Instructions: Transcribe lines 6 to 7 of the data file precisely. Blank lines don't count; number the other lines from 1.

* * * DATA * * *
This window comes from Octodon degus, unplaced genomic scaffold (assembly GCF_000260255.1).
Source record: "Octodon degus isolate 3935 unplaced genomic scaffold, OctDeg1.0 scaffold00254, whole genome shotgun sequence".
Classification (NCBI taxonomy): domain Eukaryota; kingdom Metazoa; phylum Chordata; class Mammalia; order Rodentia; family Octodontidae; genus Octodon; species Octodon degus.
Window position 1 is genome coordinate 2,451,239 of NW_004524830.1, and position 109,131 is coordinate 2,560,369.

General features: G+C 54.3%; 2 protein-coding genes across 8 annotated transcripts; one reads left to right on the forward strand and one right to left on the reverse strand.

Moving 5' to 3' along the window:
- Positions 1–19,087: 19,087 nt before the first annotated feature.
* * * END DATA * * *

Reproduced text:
Moving 5' to 3' along the window:
- Positions 1–19,087: 19,087 nt before the first annotated feature.